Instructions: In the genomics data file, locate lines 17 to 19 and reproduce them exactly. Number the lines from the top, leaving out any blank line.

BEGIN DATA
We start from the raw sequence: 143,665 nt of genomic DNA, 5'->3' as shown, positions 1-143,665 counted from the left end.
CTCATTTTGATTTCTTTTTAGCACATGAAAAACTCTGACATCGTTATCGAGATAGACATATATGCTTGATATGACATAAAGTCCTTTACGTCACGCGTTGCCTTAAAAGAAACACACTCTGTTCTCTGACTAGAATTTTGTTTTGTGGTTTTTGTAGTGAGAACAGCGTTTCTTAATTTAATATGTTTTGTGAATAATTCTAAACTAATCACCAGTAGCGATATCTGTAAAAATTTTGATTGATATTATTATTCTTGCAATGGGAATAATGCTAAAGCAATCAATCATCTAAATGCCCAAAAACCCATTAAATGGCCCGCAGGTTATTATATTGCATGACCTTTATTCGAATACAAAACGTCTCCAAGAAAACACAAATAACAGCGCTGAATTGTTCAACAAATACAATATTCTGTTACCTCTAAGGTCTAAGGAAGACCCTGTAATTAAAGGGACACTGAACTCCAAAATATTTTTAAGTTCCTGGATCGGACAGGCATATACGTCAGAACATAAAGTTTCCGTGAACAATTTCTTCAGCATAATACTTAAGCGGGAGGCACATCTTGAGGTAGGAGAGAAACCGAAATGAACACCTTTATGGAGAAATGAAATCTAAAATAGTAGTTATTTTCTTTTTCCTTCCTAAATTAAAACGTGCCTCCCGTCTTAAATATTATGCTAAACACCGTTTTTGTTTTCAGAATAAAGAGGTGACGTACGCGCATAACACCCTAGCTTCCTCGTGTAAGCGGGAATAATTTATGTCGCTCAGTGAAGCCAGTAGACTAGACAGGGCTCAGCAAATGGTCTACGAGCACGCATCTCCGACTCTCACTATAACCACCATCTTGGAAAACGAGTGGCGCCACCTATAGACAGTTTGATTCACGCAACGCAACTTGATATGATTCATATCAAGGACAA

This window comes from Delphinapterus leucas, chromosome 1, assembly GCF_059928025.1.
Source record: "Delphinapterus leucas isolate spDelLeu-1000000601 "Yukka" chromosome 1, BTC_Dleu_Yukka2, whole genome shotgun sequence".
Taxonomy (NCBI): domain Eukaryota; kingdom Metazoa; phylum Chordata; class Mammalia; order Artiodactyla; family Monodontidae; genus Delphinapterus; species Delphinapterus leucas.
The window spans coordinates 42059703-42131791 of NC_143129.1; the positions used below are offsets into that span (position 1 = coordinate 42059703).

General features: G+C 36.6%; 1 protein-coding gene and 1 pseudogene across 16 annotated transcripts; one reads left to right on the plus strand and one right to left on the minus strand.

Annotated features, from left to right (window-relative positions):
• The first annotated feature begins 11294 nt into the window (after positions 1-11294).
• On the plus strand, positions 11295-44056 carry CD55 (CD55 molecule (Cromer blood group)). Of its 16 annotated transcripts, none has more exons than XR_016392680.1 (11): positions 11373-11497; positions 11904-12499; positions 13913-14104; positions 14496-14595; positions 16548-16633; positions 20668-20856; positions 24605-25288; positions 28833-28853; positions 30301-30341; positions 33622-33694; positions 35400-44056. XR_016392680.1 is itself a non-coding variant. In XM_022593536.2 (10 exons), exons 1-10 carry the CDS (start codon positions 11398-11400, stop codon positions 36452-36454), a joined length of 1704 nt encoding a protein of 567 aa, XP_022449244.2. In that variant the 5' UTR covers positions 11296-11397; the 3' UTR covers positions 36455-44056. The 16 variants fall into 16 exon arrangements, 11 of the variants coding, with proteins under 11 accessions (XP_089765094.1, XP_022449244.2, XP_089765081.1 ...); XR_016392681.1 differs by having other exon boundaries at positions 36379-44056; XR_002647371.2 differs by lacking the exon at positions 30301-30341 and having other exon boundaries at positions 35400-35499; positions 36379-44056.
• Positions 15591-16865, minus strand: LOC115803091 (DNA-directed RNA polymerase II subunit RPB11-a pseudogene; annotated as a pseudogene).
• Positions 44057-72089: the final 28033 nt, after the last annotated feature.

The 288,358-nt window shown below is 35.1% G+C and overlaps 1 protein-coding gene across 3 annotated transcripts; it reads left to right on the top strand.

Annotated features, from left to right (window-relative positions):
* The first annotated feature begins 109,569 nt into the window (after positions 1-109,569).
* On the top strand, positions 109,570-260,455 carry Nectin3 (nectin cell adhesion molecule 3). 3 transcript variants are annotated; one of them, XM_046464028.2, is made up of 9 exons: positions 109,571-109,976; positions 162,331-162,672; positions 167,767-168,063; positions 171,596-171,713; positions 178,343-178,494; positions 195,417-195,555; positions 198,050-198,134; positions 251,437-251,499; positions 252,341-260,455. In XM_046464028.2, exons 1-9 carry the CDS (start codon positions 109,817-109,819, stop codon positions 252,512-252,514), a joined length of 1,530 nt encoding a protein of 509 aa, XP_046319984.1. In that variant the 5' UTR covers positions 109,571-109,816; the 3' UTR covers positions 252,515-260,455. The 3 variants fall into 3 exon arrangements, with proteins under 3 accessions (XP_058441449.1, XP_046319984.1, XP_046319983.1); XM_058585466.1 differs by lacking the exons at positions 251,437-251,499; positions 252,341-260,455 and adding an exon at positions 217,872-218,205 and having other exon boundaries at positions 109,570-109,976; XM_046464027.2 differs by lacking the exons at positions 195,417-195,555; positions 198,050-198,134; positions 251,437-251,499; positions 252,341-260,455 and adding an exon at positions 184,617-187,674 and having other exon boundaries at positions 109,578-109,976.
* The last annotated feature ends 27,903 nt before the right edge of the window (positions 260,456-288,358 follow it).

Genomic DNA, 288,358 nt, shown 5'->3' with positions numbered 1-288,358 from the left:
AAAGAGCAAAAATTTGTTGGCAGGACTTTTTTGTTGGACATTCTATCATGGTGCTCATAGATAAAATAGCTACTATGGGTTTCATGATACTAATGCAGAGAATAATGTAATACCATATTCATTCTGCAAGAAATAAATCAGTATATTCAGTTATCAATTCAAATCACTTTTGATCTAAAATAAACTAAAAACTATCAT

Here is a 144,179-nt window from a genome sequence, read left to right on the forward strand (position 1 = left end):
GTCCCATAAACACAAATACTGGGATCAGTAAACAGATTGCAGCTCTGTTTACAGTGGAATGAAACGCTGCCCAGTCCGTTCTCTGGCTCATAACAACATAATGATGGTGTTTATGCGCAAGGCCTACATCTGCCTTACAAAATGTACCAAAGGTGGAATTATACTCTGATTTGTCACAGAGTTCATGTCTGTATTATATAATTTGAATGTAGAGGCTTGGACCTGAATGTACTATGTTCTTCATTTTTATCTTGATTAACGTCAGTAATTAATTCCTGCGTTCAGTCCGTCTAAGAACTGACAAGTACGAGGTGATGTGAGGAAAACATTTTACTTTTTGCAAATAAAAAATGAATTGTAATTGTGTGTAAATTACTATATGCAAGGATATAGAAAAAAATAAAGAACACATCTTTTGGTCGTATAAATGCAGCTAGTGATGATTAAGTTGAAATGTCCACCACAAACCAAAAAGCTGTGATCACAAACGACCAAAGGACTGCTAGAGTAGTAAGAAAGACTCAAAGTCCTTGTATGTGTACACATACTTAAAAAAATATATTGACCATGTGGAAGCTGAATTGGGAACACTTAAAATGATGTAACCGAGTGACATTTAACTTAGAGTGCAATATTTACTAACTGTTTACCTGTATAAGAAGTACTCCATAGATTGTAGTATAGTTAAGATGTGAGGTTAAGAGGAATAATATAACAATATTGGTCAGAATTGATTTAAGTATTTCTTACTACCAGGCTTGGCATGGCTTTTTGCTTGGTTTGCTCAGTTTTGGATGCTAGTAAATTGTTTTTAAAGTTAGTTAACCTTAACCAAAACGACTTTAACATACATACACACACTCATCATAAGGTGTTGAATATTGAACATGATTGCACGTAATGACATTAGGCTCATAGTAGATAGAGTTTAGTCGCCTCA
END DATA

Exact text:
* The last annotated feature ends 27,903 nt before the right edge of the window (positions 260,456-288,358 follow it).

Genomic DNA, 288,358 nt, shown 5'->3' with positions numbered 1-288,358 from the left:
AAAGAGCAAAAATTTGTTGGCAGGACTTTTTTGTTGGACATTCTATCATGGTGCTCATAGATAAAATAGCTACTATGGGTTTCATGATACTAATGCAGAGAATAATGTAATACCATATTCATTCTGCAAGAAATAAATCAGTATATTCAGTTATCAATTCAAATCACTTTTGATCTAAAATAAACTAAAAACTATCAT